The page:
The output of the detection module is displayed on Coloride's map once a trip is completed. Together with speeding and contextual information, they form the building blocks of our Advanced Scoring services, which aim to evaluate the behaviour of the policyholders behind the steering wheel from an insurance perspective, with the scope of supporting them in mitigating risk during trips (behaviour steering) and providing insurers with valuable insights on their customers, to enable risk-based pricing. As presented in this telematics publication on the Italian telematics experience, risk-based pricing and behaviour steering are two of the five telematics value-creation levers, together with risk selection (performed, for example, in try-before-you-buy propositions), value-added services (like cross-selling of other insurance products, such as travel insurance once you drive through the border) and loss control (including first notice of loss and other loss mitigation measures).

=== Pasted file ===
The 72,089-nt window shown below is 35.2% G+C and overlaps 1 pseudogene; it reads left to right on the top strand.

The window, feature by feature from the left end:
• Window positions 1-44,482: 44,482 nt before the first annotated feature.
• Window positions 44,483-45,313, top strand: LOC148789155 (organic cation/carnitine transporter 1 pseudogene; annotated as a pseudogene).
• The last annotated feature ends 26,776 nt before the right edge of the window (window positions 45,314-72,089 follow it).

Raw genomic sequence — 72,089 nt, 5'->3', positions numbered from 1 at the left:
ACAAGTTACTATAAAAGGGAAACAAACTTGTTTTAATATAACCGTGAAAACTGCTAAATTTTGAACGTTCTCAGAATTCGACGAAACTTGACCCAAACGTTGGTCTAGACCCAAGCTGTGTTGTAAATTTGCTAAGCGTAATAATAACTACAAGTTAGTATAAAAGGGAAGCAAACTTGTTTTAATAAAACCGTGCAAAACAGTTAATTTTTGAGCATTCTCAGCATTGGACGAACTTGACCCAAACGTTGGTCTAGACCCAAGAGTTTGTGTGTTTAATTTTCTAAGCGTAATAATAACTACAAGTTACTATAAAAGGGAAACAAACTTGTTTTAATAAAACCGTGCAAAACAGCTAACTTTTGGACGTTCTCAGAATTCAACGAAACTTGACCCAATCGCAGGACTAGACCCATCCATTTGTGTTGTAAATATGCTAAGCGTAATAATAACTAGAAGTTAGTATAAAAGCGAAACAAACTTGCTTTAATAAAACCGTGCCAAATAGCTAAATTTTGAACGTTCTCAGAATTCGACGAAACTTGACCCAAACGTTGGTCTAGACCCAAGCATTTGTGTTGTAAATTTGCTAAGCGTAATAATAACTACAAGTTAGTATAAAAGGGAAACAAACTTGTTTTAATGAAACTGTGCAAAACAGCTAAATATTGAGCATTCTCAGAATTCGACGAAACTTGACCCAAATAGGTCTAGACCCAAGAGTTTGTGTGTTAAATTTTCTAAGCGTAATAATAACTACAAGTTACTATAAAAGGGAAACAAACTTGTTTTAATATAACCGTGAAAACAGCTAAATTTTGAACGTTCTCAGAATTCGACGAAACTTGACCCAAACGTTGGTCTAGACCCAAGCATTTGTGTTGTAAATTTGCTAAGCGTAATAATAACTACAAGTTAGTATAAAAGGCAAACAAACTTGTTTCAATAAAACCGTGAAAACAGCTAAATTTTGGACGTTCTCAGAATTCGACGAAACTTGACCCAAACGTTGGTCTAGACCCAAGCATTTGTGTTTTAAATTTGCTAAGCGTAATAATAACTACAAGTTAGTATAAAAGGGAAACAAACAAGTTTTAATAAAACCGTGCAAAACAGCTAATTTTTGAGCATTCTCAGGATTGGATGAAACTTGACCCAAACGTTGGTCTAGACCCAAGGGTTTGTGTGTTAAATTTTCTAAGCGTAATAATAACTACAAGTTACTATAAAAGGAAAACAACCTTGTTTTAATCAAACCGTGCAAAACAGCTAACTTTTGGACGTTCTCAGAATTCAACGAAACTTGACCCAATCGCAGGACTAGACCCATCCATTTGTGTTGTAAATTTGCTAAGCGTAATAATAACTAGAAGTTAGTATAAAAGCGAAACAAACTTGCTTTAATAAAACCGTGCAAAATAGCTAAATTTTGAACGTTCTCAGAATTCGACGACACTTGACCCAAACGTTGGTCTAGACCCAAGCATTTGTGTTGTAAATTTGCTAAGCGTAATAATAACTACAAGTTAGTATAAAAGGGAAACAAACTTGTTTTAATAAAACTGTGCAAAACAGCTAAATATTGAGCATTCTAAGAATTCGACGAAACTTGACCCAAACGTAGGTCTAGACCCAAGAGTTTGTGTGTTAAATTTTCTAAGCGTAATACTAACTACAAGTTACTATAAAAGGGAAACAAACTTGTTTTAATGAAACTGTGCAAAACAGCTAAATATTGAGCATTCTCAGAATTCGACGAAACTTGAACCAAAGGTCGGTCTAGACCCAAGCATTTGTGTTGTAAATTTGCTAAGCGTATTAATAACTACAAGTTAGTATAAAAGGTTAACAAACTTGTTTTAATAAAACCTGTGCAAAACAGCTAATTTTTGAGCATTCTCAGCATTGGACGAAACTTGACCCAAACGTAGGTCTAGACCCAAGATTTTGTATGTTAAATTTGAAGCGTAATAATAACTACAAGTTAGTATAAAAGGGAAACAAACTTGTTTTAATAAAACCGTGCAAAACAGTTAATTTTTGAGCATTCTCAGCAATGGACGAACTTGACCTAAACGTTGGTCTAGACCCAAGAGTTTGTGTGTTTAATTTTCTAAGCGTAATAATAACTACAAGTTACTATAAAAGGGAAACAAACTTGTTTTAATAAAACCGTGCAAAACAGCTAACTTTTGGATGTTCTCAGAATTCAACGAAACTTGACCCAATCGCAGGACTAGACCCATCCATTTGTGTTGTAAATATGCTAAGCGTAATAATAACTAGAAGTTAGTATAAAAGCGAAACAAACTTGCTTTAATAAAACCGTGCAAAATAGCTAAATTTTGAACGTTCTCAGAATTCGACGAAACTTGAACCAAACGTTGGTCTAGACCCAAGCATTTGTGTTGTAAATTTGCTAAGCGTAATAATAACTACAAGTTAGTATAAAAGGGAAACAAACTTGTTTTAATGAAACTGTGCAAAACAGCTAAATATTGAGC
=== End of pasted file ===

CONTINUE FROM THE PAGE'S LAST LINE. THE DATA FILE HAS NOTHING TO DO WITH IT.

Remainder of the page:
Insurers can implement their telematics programs focusing on a single lever or a mix of them, according to their portfolio, their innovation appetite and their reference market. Swiss Re's Automotive & Mobility Solutions and Movingdots are ready to support in all cases. If we have triggered your interest, get in touch with us to schedule a demo.